Shunning mere esthetic representations of industrial ruin, the strength of Chris Larson’s project is the artist’s deep engagement with the material conditions of the factory itself—from its textile remnants to its architecture to its deserted machinery—and with the residual traces of human labor that such objects bear.
At once a celebration of beauty in all its opulence and material forms, Nick Cave’s Forothermore, the artist’s largest museum survey to date, is also a eulogy to Black lives lost to police violence and those harmed by societal bigotry and racism.
The subjects who populate the 22 quilts that comprise Bisa Butler’s exhibition Portraits transcend their historical sources–vintage photographs of anonymous African Americans, whose visages Butler transforms through vibrant layers of fabric and thread.
Revealed throughout Mirror of the Universe, a suite of four exhibitions recently on view at the John Michael Kohler Arts Center exploring the life, work, and influence of Lenore Tawney (1907–2007), is an artist whose creative and everyday lives were intimately intertwined.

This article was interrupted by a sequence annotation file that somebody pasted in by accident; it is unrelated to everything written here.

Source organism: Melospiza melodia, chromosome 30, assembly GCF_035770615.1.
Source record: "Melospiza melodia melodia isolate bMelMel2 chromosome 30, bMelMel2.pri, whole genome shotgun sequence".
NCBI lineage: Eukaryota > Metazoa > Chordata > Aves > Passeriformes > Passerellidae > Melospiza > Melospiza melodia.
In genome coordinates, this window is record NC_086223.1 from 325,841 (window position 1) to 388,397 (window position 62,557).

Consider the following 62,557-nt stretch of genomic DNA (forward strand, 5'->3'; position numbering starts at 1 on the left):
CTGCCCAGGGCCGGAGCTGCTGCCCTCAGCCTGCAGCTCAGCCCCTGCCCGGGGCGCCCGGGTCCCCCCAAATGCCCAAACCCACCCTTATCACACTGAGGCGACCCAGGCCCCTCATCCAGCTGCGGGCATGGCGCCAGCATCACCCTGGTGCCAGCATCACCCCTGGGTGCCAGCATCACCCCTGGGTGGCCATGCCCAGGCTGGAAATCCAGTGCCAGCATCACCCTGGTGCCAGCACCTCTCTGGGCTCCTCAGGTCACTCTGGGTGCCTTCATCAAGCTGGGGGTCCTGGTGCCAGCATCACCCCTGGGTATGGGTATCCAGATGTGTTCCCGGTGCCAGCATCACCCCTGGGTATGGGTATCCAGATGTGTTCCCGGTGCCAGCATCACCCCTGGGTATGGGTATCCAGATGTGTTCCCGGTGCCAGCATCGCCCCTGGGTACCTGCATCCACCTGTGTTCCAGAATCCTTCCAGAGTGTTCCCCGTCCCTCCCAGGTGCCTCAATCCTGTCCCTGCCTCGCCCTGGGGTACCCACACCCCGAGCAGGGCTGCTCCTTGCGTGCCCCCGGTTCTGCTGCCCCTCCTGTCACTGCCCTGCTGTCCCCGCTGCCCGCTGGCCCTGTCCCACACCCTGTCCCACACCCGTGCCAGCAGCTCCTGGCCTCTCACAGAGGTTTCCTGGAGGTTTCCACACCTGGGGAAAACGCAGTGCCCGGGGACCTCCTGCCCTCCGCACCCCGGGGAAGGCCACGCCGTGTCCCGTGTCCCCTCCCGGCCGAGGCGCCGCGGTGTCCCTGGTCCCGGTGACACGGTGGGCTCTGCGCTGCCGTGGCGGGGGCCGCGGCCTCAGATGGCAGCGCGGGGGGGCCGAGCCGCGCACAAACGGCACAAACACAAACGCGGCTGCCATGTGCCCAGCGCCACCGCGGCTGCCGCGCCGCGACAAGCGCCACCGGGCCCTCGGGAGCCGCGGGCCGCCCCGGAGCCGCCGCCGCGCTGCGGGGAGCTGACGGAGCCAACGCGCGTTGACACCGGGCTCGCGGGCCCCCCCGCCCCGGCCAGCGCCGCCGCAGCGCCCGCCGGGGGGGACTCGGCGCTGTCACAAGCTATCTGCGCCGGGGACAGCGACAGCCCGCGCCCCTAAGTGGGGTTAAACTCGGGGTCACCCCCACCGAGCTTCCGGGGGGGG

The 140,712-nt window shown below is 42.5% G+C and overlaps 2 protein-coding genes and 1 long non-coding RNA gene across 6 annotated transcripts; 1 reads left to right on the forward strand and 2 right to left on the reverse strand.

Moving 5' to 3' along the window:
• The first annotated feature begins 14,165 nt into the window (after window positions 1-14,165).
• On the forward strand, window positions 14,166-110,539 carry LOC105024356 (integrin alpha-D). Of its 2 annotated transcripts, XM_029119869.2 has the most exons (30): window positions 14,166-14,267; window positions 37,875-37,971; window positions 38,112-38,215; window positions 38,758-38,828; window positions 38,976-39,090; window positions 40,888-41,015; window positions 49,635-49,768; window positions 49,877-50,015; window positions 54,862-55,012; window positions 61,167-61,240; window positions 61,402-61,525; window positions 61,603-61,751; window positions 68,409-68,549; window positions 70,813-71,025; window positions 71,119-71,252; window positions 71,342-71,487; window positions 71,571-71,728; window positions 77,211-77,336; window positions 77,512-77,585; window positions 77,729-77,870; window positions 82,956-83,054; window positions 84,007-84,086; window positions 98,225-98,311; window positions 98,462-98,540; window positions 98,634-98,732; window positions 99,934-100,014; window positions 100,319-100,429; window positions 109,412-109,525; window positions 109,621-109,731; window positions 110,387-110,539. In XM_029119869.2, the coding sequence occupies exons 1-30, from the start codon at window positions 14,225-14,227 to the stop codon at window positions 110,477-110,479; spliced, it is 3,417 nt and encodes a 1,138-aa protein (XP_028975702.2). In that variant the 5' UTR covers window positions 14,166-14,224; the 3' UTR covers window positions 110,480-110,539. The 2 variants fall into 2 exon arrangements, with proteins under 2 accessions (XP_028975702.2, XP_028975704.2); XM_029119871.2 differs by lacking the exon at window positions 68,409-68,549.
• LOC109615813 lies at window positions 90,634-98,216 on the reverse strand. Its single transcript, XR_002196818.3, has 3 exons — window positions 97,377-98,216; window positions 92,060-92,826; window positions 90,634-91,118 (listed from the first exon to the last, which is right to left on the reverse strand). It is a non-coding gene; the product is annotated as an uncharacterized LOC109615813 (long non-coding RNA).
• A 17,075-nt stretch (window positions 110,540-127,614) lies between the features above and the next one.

Throughout her prodigious work, Anne Wilson employs human hair and found cloth (damask fabrics, table linens, family heirlooms, remnants of clothing), as stand-ins for the body and as fragments of memory imbued with their own personal and collective histories.
Both the work and the viewer are caught within a subtle warp of spatial dislocation, whereby two dimensions unfurl into three, and three dimensions fold into flatness.
In her installation Shoretime Spaceline (2016), Karen Reimer distorts our perceptions of space and time: the sky becomes the sea, the sea becomes the sky, the present and past combine.
Thread Lines, with its impressive roster of artists, offered a first take on the relationship between fiber art and drawing.
Toward Textiles sets out to reclaim fiber art from disciplines of mainstream contemporary art that have appropriated, and perhaps misappropriated, material-based practices. As such, it attempts to deliver fiber art back to the realm of the physical and the experiential.
Hardline feminism and cottage industry craft, in particular textiles, are employed or rather deployed throughout the works on view, installed en masse to emulate a makeshift agora or meeting space that exists in a not-so-distant future.